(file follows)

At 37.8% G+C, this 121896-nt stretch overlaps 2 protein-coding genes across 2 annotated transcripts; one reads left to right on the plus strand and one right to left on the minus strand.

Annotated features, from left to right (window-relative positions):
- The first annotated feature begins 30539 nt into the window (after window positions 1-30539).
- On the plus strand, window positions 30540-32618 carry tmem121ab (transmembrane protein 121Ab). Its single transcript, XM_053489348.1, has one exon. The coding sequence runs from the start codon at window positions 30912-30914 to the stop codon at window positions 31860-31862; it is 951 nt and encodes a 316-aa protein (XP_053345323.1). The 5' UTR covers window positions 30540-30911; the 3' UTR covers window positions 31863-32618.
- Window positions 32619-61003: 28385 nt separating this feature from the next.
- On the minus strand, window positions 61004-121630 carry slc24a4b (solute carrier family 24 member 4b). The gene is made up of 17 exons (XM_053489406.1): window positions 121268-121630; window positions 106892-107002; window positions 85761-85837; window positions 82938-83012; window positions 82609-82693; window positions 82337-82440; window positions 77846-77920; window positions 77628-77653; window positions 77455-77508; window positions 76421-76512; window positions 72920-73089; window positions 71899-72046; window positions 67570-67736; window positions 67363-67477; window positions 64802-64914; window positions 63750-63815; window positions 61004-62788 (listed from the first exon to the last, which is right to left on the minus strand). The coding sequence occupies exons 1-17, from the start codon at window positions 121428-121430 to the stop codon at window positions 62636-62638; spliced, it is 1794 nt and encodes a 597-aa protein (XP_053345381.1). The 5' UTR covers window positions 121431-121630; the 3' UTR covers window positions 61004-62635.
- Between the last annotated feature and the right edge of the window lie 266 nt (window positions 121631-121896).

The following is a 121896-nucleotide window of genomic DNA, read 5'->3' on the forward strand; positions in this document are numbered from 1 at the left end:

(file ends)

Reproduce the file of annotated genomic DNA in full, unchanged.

At 37.8% G+C, this 121896-nt stretch overlaps 2 protein-coding genes across 2 annotated transcripts; one reads left to right on the plus strand and one right to left on the minus strand.

Annotated features, from left to right (window-relative positions):
- The first annotated feature begins 30539 nt into the window (after window positions 1-30539).
- On the plus strand, window positions 30540-32618 carry tmem121ab (transmembrane protein 121Ab). Its single transcript, XM_053489348.1, has one exon. The coding sequence runs from the start codon at window positions 30912-30914 to the stop codon at window positions 31860-31862; it is 951 nt and encodes a 316-aa protein (XP_053345323.1). The 5' UTR covers window positions 30540-30911; the 3' UTR covers window positions 31863-32618.
- Window positions 32619-61003: 28385 nt separating this feature from the next.
- On the minus strand, window positions 61004-121630 carry slc24a4b (solute carrier family 24 member 4b). The gene is made up of 17 exons (XM_053489406.1): window positions 121268-121630; window positions 106892-107002; window positions 85761-85837; window positions 82938-83012; window positions 82609-82693; window positions 82337-82440; window positions 77846-77920; window positions 77628-77653; window positions 77455-77508; window positions 76421-76512; window positions 72920-73089; window positions 71899-72046; window positions 67570-67736; window positions 67363-67477; window positions 64802-64914; window positions 63750-63815; window positions 61004-62788 (listed from the first exon to the last, which is right to left on the minus strand). The coding sequence occupies exons 1-17, from the start codon at window positions 121428-121430 to the stop codon at window positions 62636-62638; spliced, it is 1794 nt and encodes a 597-aa protein (XP_053345381.1). The 5' UTR covers window positions 121431-121630; the 3' UTR covers window positions 61004-62635.
- Between the last annotated feature and the right edge of the window lie 266 nt (window positions 121631-121896).

The following is a 121896-nucleotide window of genomic DNA, read 5'->3' on the forward strand; positions in this document are numbered from 1 at the left end: